I'm not an R/C racer. A friend pointed me in this direction. He recalled that I am still using a Victor Engineering battery analyzer and said there was this fairly long discussion on the poor old thing.
I have a Super2 that has served me well since the early 1990's. I saved mine from the junk bin when we changed to PC-controlled analyzers that can be programmed with graphical curves, as opposed to a keypad and a two-line LCD screen.
For Lithium based batteries, I just set my current to the max I want delivered, and the voltage to the point where I want it cut-off and it will automatically taper off the current as it approaches the voltage limit.
That's not as good as a programmed curve, but it suffices.
Can anyone else with a Victor set their unit to operate like that?
I do see some differences from the few photos of the Victors I see posted. Mine does not have the 'Motor' jacks and had a card glued over the current chart on the left side of the keypad. That fell off long ago, but it was stuck there because that chart is useless with my unit. The firmware does allow one to set it by the number of cells, but has the option to set it by voltage and current instead.
When I power mine on, it puts up a greeting where it says it's a "Victor Engineering Industrial Battery Analyzer". Nothing on the screen or in the manual mentions R/C racing, so I have the feeling that my firmware is somewhat different.
Of course, we were designing 2-way radios and cell phones and such with these and bought them as programmable battery analyzers for that purpose why back when. I used to have on the order of two dozen of these, but only saved one from the junk pile when that time came in the late 1990's.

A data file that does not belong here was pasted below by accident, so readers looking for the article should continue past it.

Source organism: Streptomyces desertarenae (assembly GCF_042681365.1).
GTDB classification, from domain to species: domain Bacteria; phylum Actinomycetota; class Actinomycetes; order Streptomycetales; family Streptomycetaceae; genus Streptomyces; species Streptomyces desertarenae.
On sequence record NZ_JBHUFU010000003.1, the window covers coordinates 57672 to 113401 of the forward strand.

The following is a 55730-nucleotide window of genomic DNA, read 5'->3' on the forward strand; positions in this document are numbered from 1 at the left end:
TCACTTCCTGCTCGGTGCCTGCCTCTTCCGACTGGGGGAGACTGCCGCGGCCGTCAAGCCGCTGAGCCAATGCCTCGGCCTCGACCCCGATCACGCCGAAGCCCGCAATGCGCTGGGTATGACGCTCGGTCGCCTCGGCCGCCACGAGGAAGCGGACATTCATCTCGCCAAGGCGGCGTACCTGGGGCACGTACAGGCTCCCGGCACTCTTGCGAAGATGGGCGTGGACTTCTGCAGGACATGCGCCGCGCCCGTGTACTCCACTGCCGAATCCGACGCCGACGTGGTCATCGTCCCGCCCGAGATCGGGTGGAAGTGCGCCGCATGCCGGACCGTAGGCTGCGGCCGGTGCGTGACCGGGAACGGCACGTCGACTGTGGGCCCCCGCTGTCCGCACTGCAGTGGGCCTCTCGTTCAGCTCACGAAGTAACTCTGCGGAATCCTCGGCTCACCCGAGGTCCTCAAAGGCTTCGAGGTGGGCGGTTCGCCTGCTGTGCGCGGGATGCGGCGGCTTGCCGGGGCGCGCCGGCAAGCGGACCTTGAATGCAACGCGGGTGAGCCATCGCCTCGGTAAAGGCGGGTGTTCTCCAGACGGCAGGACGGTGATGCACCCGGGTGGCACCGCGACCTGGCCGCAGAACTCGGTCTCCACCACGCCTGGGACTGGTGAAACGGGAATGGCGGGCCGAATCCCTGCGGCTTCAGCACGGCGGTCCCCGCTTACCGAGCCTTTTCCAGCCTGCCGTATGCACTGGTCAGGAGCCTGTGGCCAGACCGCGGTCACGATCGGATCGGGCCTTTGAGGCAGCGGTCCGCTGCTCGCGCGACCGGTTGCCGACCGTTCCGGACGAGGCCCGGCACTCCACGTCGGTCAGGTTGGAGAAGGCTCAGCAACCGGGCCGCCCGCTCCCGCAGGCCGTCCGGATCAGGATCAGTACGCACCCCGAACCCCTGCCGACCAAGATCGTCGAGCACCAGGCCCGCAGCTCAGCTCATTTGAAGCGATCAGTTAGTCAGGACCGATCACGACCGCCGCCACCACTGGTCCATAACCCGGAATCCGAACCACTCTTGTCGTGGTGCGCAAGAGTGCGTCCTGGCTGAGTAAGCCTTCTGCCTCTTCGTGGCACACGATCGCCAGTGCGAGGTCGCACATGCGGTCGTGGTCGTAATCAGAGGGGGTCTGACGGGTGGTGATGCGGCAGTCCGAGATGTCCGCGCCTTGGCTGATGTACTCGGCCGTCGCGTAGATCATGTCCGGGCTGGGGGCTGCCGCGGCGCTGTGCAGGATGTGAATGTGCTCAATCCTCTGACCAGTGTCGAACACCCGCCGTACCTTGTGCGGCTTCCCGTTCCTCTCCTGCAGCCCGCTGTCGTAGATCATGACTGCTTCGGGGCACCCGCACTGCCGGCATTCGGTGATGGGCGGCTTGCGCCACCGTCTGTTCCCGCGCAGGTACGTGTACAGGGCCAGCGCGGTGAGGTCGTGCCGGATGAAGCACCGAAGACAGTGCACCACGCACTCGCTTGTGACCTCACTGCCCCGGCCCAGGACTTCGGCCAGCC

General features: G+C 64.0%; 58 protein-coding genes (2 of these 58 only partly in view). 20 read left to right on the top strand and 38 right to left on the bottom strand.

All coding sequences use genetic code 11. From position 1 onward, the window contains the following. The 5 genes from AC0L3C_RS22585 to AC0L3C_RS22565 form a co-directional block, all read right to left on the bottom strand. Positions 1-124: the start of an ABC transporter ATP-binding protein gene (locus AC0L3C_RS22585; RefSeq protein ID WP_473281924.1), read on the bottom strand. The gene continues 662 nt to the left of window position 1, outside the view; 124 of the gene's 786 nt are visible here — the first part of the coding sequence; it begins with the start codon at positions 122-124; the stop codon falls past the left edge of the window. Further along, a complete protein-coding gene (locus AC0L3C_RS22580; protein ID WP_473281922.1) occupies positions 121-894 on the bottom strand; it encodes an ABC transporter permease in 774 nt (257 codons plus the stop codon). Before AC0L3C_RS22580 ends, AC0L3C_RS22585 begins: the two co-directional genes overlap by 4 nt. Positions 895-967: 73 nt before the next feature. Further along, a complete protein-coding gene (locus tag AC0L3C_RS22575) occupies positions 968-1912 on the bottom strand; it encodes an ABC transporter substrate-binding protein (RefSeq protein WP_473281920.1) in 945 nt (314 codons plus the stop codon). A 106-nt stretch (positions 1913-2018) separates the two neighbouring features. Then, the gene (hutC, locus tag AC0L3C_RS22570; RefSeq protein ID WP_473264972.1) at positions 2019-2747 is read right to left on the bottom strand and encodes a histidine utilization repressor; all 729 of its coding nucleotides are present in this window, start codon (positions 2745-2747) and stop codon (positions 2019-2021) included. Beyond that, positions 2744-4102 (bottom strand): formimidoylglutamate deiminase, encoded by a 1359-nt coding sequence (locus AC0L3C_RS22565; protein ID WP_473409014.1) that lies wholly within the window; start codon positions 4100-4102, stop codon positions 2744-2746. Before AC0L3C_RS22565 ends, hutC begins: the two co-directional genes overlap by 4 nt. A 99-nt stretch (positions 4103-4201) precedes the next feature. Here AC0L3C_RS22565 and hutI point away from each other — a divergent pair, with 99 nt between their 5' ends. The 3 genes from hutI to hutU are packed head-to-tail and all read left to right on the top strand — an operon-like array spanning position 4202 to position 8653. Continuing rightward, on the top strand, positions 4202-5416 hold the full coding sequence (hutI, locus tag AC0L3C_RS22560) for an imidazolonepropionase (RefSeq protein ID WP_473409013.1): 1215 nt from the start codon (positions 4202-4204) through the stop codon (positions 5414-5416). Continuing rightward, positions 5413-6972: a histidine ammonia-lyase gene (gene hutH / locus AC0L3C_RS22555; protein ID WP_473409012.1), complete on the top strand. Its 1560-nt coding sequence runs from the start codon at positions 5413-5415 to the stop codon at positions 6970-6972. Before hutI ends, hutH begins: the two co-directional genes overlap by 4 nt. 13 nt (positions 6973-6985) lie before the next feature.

I wish I could find a set of schematics for the version with the motor jacks to compare with what I have so I'd know for sure if the firmware loaded in my version would be compatible with the hardware in what everyone else has.
I have a feeling that there is more different than just the firmware and not populating the motor jacks, though.....
In fact, I always wondered what the empty holes in the case labelled 'Motor' were for. It's obvious that there is a hardware difference as there is a small daughter board stuck over the main board under where the motor jacks would have passed through.
I see now where these units were originally designed for the R/C racing crowd and then modified for use on other batteries. Hence the 'motor' label without jacks.
As far as Victor ever coming back, I doubt it. They wound up being bypassed by several other outfits long ago. Now, those outfits themselves have also been bypassed and are also gone.
If I look for Victor Engineering these days, I see where this outfit, Vencon, is using the old Victor name to direct you to their website. That's kind of cheesy, even if it looks like it's a decent enough unit.
electronics product development engineer